Differential amplifier 0 to 5v signal input with -10 to +10v output

Discussion in 'General Electronics Chat' started by cj9, Nov 23, 2011.

1. cj9 Thread Starter New Member

Nov 23, 2011
3
0
Hi,

I'm trying to drive a galvanometer which needs a differential input. It's not well documented (galvo board), but I tried driving it with a differential input from a DRV134, which doesn't work properly. The output of the
I can't work out what's going on.

Instead I'm hoping to use an op amp to drive it by putting -10 to 10v on the +ve pin and tying the -ve pin to ground.

The only problem is that I can't find a working circuit anywhere that uses an op amp to convert 0-5v to -10-10v, could anyone help me with this please?

2. nomurphy AAC Fanatic!

Aug 8, 2005
567
12
For DC: by using two op amps from the same input, one that is non-inverting and one that is inverting, both with a gain of 2; then the output of one will go from 0 to +10V while the other goes from 0 to -10V.

If you are dealing with a high enough AC frequency (audio), by cap coupling the 0V-5V input to an op amp it will become +/- 2.5V; with a gain of 4 the output will be +/-10V.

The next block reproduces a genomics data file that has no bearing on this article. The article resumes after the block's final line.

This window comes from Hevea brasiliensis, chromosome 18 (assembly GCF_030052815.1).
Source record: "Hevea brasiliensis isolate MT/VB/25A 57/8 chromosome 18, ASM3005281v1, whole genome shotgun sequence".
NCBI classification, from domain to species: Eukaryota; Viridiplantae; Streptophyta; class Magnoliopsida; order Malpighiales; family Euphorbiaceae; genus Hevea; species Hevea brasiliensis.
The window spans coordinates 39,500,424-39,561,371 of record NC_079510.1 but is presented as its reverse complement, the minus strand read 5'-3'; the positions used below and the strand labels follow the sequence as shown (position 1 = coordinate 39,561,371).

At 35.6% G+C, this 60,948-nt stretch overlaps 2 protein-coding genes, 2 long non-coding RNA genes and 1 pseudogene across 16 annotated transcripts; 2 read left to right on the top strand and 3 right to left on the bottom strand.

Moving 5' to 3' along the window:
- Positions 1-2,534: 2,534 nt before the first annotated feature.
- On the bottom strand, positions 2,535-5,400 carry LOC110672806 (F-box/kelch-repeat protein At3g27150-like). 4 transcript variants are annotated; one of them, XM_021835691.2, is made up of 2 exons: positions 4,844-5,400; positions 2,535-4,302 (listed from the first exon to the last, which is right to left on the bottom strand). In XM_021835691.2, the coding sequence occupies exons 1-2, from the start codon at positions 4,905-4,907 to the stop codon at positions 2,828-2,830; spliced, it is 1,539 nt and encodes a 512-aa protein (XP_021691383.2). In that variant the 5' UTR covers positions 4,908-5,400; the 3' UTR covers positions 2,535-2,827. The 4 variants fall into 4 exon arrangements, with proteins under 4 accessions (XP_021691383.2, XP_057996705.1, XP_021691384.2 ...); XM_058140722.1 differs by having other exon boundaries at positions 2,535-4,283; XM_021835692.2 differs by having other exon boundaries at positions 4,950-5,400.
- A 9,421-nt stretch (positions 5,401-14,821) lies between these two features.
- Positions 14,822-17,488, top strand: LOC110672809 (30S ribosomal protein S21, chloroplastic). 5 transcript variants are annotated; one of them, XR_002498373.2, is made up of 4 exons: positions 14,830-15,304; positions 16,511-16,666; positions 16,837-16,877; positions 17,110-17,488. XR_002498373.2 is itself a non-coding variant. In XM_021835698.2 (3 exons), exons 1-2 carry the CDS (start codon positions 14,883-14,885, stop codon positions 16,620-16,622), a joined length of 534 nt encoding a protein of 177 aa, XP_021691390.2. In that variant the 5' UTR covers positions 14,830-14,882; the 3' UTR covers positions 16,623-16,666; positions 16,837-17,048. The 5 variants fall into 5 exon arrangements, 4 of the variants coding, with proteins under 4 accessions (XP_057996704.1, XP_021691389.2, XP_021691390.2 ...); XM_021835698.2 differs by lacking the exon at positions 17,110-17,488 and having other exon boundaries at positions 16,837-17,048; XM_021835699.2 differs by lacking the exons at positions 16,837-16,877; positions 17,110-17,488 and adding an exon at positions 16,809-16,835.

3. SgtWookie Expert

Jul 17, 2007
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I did this schematic for someone awhile back.

It converts 0v to +5v, to -5v to +5v; and has both non-inverting and inverting output.
It depends on +V being 10v, as R1 and R2 are summed to be 5v; and that is summed with the feedback resistor R3.

You could change U1b to a noninverting configuration with a gain of 2 to get your desired output.

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4. cj9 Thread Starter New Member

Nov 23, 2011
3
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Thank you for the schematic, it's very helpful. I'll build it up and see if it works!

Just a quick question - what's the selection switch for?

5. SgtWookie Expert

Jul 17, 2007
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As shown, the selector switch connects the galvanometer to the noninverting output.
If it were at the other position, the inverting output would be connected; the red trace would then be at 5v when the input was 0v, and -5v when the input was at 5v.

6. cj9 Thread Starter New Member

Nov 23, 2011
3
0
I see. I have some LM324s on hand, they are designed to "eliminate the need for dual rail power supplies". This means they have ground rather than -ve voltage input. Could you tell me if this circuit can utilise the LM324? It would be helpful as they have 4 amps in each chip. Thanks!

7. t_n_k AAC Fanatic!

Mar 6, 2009
5,448
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If you eliminate the negative supply by replacing it with ground then the op-amp output can't swing below ground. You need a ±10V swing.

8. SgtWookie Expert

Jul 17, 2007
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You can use the LM324, but you must have dual rails; at least ±13v.